Instruction cache 16 is a high speed cache memory provided to store instructions. Instructions are fetched from instruction cache 16 and dispatched to decode units 20. In one embodiment, instruction cache 16 is configured to store up to 32 kilobytes of instructions in an 8 way set associative structure having 16 byte lines (a byte comprises 8 binary bits). Instruction cache 16 may additionally employ a way prediction scheme in order to speed access times to the instruction cache. Instead of accessing tags identifying each line of instructions and comparing the tags to the fetch address to select a way, instruction cache 16 predicts the way that is accessed. In this manner, the way is selected prior to accessing the instruction storage. The access time of instruction cache 16 may be similar to a direct-mapped cache. A tag comparison is performed and, if the way prediction is incorrect, the correct instructions are fetched and the incorrect instructions are discarded. It is noted that instruction cache 16 may be implemented as a fully associative, set associative, or direct mapped configuration.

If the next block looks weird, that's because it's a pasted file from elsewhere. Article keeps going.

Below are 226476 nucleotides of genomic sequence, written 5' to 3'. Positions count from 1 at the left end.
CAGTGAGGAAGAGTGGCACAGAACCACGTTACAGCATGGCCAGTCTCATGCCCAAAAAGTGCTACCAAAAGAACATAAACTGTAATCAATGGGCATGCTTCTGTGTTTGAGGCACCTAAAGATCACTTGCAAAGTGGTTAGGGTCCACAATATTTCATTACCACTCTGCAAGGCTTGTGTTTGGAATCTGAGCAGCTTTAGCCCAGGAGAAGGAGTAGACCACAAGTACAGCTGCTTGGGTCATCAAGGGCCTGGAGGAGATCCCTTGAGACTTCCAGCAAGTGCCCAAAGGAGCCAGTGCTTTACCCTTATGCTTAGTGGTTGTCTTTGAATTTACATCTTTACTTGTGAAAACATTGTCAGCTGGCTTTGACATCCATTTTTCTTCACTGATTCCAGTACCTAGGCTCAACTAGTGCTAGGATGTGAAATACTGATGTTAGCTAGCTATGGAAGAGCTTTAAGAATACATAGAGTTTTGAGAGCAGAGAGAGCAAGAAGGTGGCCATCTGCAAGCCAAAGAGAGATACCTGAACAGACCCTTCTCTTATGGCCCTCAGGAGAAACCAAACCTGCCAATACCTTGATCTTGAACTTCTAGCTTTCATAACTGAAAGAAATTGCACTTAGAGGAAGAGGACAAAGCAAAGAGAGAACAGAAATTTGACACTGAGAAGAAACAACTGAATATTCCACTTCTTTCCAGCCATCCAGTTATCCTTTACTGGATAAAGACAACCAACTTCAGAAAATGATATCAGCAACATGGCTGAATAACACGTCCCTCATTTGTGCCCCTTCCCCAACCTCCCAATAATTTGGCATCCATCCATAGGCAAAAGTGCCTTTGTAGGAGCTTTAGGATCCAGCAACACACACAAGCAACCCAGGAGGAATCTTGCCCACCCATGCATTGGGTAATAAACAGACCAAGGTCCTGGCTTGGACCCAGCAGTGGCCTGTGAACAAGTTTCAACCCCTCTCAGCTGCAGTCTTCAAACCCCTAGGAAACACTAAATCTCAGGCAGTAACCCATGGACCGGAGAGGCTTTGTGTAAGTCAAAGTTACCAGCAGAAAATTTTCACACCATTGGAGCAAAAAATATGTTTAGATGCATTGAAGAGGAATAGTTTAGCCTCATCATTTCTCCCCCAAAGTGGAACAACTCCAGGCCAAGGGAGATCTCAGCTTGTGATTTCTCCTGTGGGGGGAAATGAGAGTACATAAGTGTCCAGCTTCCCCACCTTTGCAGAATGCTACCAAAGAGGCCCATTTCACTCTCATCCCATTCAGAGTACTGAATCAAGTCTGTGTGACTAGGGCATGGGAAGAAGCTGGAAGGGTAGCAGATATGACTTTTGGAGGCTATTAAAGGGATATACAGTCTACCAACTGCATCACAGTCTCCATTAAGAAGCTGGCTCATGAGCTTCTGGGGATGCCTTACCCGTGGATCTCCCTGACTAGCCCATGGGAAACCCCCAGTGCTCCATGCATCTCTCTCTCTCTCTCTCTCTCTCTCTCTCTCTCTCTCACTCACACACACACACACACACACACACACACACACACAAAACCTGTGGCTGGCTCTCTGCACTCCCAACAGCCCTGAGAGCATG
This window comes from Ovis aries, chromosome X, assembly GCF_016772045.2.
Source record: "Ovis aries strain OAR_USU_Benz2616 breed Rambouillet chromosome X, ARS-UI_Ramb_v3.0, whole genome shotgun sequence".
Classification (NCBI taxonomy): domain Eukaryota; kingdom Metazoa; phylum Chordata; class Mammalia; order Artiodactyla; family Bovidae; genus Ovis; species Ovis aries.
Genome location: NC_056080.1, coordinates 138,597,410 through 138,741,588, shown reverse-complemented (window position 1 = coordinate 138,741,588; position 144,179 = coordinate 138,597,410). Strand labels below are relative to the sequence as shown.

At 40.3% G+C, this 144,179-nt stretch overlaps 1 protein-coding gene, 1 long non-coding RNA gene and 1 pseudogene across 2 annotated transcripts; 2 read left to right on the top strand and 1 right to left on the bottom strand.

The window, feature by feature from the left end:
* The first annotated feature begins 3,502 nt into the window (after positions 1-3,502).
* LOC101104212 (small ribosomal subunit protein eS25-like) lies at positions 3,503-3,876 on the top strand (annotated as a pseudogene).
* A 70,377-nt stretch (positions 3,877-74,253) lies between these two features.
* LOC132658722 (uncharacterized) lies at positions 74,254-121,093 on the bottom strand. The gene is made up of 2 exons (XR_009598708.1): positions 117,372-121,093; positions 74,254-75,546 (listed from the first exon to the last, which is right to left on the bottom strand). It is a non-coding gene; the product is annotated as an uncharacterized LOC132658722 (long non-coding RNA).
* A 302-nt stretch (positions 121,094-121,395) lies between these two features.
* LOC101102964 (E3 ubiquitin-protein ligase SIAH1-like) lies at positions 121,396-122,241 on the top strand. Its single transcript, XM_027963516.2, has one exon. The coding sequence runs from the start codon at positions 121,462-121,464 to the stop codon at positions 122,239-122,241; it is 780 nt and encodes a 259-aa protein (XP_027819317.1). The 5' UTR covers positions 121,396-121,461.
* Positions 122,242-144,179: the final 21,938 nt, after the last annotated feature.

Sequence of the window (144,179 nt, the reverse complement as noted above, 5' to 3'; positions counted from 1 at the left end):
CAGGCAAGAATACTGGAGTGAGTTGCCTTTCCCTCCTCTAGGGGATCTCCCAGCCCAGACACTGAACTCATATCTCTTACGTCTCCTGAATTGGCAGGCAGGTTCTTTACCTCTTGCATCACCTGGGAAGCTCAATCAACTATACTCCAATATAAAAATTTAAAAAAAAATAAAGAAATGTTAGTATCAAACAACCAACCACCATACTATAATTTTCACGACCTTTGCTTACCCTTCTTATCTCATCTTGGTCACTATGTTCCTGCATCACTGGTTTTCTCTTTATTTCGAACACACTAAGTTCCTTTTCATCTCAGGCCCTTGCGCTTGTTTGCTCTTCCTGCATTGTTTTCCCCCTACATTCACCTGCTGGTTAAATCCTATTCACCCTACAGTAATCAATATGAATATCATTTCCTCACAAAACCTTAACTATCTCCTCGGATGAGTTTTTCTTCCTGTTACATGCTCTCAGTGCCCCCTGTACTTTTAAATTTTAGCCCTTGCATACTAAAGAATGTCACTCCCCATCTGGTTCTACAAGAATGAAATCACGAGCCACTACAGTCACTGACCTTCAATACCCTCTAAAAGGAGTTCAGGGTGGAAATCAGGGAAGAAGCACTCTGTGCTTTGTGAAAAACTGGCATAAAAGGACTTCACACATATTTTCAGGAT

Instructions are fetched from main memory and stored into instruction cache 16 by prefetch/predecode unit 12. Instructions may be prefetched prior to instruction cache 16 recording a miss for the instructions in accordance with a prefetch scheme. A variety of prefetch schemes may be employed by prefetch/predecode unit 12. As prefetch/predecode unit 12 transfers instructions from main memory to instruction cache 16, prefetch/predecode unit 12 generates three predecode bits for each byte of the instructions: a start bit, an end bit, and a functional bit. The predecode bits form tags indicative of the boundaries of each instruction. The predecode tags may also convey additional information such as whether a given instruction can be decoded directly by decode units 20 or whether the instruction is executed by invoking a microcode procedure controlled by MROM unit 34, as will be described in greater detail below. Still further, prefetch/predecode unit 12 may be configured to detect branch instructions and to store branch prediction information corresponding to the branch instructions into branch prediction unit 14.